In a perfect world there would be no need for juvenile detention. Yet, in Philadelphia, as elsewhere, teenagers commit crimes—about 5,000 each year in that city. Local agencies are trying to adjust these young people’s trajectories for the better in turn, and the Philadelphia Juvenile Justice Services Center is taking part in that effort. In its site selection and design, the new facility helps clients feel like they matter to their hometown.
Photo © Paul S. Bartholomew
Many of the same decisions guiding PJJSC’s social contract, moreover, enhanced the 160,000-square-foot, 150-bed building’s environmental credibility. Designed by UCI Architects for the Department of Human Services, it was the largest municipal project built to LEED standards in Philadelphia as of its opening last December.
PJJSC replaces the 105-bed Youth Study Center on Benjamin Franklin Parkway, which was demolished in 2009 to make way for the Barnes Foundation. Although operating on a prime piece of Center City real estate, the Youth Study Center was “like an isolated island,” says UCI project manager Roy D. Conard. “Other than a few bus lines, the former location was not very convenient to subways, trolleys, and trains. The building turned its back to the Parkway. And other than Family Court, the institutions nearby were not complimentary. The local demographics were made up more of singles, students, seniors, and young families; not families with adolescents and teens.”
The new site is located two blocks from the 46th Street station of the heavily traveled Market-Frankford Elevated line. Bus lines also crisscross PJJSC’s vicinity, and bike routes were recently established here. Just as important is the demography of the neighborhood, which is a crossroads of Dunlap, Haverford North, and Walnut Hill. Unlike the downtown museum district, the place is dense with housing, from publicly subsidized to middle-class. Institutions and commercial uses pepper the area, too.
PJJSC fills a rare hole in this urban fabric, and city officials are weaving it even more densely by developing Police Headquarters and the Health Department on parcels next door. Conceivably, the facility is now within walking distance for some users.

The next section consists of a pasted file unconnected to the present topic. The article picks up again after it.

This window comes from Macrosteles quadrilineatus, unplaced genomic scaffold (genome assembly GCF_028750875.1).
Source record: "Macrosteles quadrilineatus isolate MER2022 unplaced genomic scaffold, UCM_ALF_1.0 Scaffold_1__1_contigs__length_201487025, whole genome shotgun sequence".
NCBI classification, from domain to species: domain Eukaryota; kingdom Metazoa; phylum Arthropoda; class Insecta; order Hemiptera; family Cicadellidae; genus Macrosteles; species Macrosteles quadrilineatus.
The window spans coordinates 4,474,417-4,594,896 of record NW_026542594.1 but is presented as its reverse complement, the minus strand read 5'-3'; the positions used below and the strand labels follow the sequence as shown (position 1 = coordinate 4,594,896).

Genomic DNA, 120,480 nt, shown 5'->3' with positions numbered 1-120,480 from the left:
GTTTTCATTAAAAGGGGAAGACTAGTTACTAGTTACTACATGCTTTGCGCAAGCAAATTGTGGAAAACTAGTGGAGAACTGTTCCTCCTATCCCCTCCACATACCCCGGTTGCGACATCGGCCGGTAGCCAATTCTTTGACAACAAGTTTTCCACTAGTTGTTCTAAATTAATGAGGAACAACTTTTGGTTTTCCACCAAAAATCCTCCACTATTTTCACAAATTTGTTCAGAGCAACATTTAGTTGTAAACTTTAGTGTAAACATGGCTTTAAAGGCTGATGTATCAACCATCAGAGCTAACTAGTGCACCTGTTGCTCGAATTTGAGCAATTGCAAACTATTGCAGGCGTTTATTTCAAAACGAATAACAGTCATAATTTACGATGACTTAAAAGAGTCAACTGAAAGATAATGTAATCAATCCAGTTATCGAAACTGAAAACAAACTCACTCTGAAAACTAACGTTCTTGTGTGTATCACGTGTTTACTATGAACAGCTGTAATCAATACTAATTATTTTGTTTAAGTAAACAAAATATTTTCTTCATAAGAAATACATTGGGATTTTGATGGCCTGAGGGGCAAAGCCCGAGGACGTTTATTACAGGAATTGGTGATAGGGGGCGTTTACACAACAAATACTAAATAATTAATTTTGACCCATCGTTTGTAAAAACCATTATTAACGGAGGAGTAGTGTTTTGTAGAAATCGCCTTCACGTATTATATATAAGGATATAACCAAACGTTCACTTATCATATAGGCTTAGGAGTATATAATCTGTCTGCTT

“By not isolating the facility in a remote corner of the city (nor in a neighborhood of non-complimentary use) the City hopes to encourage and enable frequent family visitation, as well as connections to local schools and institutions,” Conard explains. To be sure, site selection supported transit usage and environmental sustainability generally, evidenced by the minimal parking on site. Perhaps more important, in site selection one also sees the social sustainability of investing in existing communities and helping teens feel less dislocated from their homes.
These guiding principles affected the design of the building itself, beginning with programming. Besides having more beds than the Youth Study Center, PJJSC treats these units more humanely, with lounge areas and bathrooms whose appointments were partly informed by feedback from past clients. Beyond, private rooms accompany a large common area where judicial and social-services professionals and families can meet with the teens. PJJSC also includes 10 classrooms, two family courtrooms, a health clinic, and gym facilities on a corridor that opens to a courtyard accommodating recreation and gardening: With punishment comes opportunity in urban agriculture, or academics, or better fitness—new outlets of expression, and new ways for these budding adults to give back to Philly.
In the way the building engages the neighborhood, PJJSC communicates this seamless transition from troubled youth to contributing citizen. UCI’s massing is campus-like, more in keeping with the residential scale. “The building’s scale works with the topography so no more than two stories occur at any location,” Conard says, continuing, “The public faces along the street frontages are very open with significant glazing. The community room and its adjacent garden are at the street corner to ‘reach out’ to the community.” The community room is finished in wood harvested from the site, and security elements are integrated to landscape and hardscape so as to disappear.
PJJSC includes many other gestures of community, such as stormwater and urban-heat-island management. Design and construction also involved residents quite actively. That community room and garden are a result of local feedback. So is a resource center where support groups and other services are available to all parents. “The City hopes to make connections with the neighbors so they feel PJJSC is a part and partner of their community and not an outside presence,” Conard concludes. Some neighbors already feel very invested. Thanks to another municipal initiative dedicated to local employment and greener commuting, many residents were employed and trained in PJJSC’s construction. Hiring efforts also focused on woman- and minority-owned contractors.